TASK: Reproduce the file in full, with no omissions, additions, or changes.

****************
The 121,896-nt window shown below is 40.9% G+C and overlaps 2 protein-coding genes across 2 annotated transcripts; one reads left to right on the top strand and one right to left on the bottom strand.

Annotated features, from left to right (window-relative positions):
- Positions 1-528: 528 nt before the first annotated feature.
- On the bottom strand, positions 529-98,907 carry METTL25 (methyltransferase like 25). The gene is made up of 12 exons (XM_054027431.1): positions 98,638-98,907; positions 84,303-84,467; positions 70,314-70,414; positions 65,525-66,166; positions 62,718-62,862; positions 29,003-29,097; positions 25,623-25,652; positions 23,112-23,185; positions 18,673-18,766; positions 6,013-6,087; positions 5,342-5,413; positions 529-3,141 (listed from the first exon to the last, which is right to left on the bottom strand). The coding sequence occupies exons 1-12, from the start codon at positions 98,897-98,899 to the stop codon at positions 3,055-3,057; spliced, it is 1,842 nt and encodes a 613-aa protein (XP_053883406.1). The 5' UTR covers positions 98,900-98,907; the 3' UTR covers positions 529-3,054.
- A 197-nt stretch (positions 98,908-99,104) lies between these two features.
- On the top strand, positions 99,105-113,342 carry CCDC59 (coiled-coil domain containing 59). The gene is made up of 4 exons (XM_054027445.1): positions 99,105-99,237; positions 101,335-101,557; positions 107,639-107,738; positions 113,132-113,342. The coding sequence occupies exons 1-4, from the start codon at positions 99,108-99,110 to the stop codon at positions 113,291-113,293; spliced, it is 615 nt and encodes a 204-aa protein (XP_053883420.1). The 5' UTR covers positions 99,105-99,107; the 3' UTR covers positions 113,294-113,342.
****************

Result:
The 121,896-nt window shown below is 40.9% G+C and overlaps 2 protein-coding genes across 2 annotated transcripts; one reads left to right on the top strand and one right to left on the bottom strand.

Annotated features, from left to right (window-relative positions):
- Positions 1-528: 528 nt before the first annotated feature.
- On the bottom strand, positions 529-98,907 carry METTL25 (methyltransferase like 25). The gene is made up of 12 exons (XM_054027431.1): positions 98,638-98,907; positions 84,303-84,467; positions 70,314-70,414; positions 65,525-66,166; positions 62,718-62,862; positions 29,003-29,097; positions 25,623-25,652; positions 23,112-23,185; positions 18,673-18,766; positions 6,013-6,087; positions 5,342-5,413; positions 529-3,141 (listed from the first exon to the last, which is right to left on the bottom strand). The coding sequence occupies exons 1-12, from the start codon at positions 98,897-98,899 to the stop codon at positions 3,055-3,057; spliced, it is 1,842 nt and encodes a 613-aa protein (XP_053883406.1). The 5' UTR covers positions 98,900-98,907; the 3' UTR covers positions 529-3,054.
- A 197-nt stretch (positions 98,908-99,104) lies between these two features.
- On the top strand, positions 99,105-113,342 carry CCDC59 (coiled-coil domain containing 59). The gene is made up of 4 exons (XM_054027445.1): positions 99,105-99,237; positions 101,335-101,557; positions 107,639-107,738; positions 113,132-113,342. The coding sequence occupies exons 1-4, from the start codon at positions 99,108-99,110 to the stop codon at positions 113,291-113,293; spliced, it is 615 nt and encodes a 204-aa protein (XP_053883420.1). The 5' UTR covers positions 99,105-99,107; the 3' UTR covers positions 113,294-113,342.